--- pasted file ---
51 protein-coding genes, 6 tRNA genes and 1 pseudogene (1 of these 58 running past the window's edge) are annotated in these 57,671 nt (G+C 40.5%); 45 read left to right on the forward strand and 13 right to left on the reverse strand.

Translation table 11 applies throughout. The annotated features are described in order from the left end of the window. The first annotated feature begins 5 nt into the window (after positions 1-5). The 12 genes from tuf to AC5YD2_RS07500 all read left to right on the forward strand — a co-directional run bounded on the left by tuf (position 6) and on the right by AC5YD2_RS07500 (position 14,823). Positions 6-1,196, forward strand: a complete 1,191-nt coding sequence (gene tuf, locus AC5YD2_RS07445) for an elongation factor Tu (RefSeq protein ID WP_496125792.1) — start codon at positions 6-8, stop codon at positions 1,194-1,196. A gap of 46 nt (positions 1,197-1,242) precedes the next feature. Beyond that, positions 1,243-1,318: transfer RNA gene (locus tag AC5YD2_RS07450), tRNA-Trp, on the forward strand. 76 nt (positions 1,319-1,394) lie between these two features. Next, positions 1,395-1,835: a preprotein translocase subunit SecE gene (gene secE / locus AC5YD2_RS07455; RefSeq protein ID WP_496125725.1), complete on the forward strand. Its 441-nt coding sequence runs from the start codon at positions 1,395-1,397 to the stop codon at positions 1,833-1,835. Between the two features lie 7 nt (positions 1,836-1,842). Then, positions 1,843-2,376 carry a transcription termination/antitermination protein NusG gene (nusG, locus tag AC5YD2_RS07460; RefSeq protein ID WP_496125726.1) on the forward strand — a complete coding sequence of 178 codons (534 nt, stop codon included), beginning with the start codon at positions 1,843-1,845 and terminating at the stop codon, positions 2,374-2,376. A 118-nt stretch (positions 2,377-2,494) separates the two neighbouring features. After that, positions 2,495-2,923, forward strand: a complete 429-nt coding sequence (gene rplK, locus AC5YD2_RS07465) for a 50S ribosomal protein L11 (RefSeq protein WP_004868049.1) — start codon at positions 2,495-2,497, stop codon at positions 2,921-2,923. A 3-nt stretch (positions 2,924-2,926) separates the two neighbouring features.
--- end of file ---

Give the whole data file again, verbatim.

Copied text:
51 protein-coding genes, 6 tRNA genes and 1 pseudogene (1 of these 58 running past the window's edge) are annotated in these 57,671 nt (G+C 40.5%); 45 read left to right on the forward strand and 13 right to left on the reverse strand.

Translation table 11 applies throughout. The annotated features are described in order from the left end of the window. The first annotated feature begins 5 nt into the window (after positions 1-5). The 12 genes from tuf to AC5YD2_RS07500 all read left to right on the forward strand — a co-directional run bounded on the left by tuf (position 6) and on the right by AC5YD2_RS07500 (position 14,823). Positions 6-1,196, forward strand: a complete 1,191-nt coding sequence (gene tuf, locus AC5YD2_RS07445) for an elongation factor Tu (RefSeq protein ID WP_496125792.1) — start codon at positions 6-8, stop codon at positions 1,194-1,196. A gap of 46 nt (positions 1,197-1,242) precedes the next feature. Beyond that, positions 1,243-1,318: transfer RNA gene (locus tag AC5YD2_RS07450), tRNA-Trp, on the forward strand. 76 nt (positions 1,319-1,394) lie between these two features. Next, positions 1,395-1,835: a preprotein translocase subunit SecE gene (gene secE / locus AC5YD2_RS07455; RefSeq protein ID WP_496125725.1), complete on the forward strand. Its 441-nt coding sequence runs from the start codon at positions 1,395-1,397 to the stop codon at positions 1,833-1,835. Between the two features lie 7 nt (positions 1,836-1,842). Then, positions 1,843-2,376 carry a transcription termination/antitermination protein NusG gene (nusG, locus tag AC5YD2_RS07460; RefSeq protein ID WP_496125726.1) on the forward strand — a complete coding sequence of 178 codons (534 nt, stop codon included), beginning with the start codon at positions 1,843-1,845 and terminating at the stop codon, positions 2,374-2,376. A 118-nt stretch (positions 2,377-2,494) separates the two neighbouring features. After that, positions 2,495-2,923, forward strand: a complete 429-nt coding sequence (gene rplK, locus AC5YD2_RS07465) for a 50S ribosomal protein L11 (RefSeq protein WP_004868049.1) — start codon at positions 2,495-2,497, stop codon at positions 2,921-2,923. A 3-nt stretch (positions 2,924-2,926) separates the two neighbouring features.